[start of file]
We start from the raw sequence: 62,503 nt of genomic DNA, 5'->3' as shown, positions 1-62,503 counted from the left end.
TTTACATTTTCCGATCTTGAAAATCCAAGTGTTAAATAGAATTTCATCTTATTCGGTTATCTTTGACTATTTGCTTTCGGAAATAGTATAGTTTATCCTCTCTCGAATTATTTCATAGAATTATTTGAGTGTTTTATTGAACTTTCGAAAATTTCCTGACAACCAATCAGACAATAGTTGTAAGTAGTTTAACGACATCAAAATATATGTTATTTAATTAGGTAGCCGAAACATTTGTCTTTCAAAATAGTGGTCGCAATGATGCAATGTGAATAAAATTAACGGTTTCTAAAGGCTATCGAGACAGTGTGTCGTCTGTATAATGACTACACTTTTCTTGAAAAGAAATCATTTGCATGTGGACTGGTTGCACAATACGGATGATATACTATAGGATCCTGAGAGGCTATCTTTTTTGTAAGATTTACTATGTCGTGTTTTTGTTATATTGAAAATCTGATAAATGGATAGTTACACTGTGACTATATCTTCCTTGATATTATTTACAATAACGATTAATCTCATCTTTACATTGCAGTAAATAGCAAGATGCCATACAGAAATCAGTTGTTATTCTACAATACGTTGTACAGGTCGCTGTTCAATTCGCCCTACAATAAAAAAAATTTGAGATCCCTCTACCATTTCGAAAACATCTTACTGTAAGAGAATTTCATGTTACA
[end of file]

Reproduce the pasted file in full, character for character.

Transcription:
We start from the raw sequence: 62,503 nt of genomic DNA, 5'->3' as shown, positions 1-62,503 counted from the left end.
TTTACATTTTCCGATCTTGAAAATCCAAGTGTTAAATAGAATTTCATCTTATTCGGTTATCTTTGACTATTTGCTTTCGGAAATAGTATAGTTTATCCTCTCTCGAATTATTTCATAGAATTATTTGAGTGTTTTATTGAACTTTCGAAAATTTCCTGACAACCAATCAGACAATAGTTGTAAGTAGTTTAACGACATCAAAATATATGTTATTTAATTAGGTAGCCGAAACATTTGTCTTTCAAAATAGTGGTCGCAATGATGCAATGTGAATAAAATTAACGGTTTCTAAAGGCTATCGAGACAGTGTGTCGTCTGTATAATGACTACACTTTTCTTGAAAAGAAATCATTTGCATGTGGACTGGTTGCACAATACGGATGATATACTATAGGATCCTGAGAGGCTATCTTTTTTGTAAGATTTACTATGTCGTGTTTTTGTTATATTGAAAATCTGATAAATGGATAGTTACACTGTGACTATATCTTCCTTGATATTATTTACAATAACGATTAATCTCATCTTTACATTGCAGTAAATAGCAAGATGCCATACAGAAATCAGTTGTTATTCTACAATACGTTGTACAGGTCGCTGTTCAATTCGCCCTACAATAAAAAAAATTTGAGATCCCTCTACCATTTCGAAAACATCTTACTGTAAGAGAATTTCATGTTACA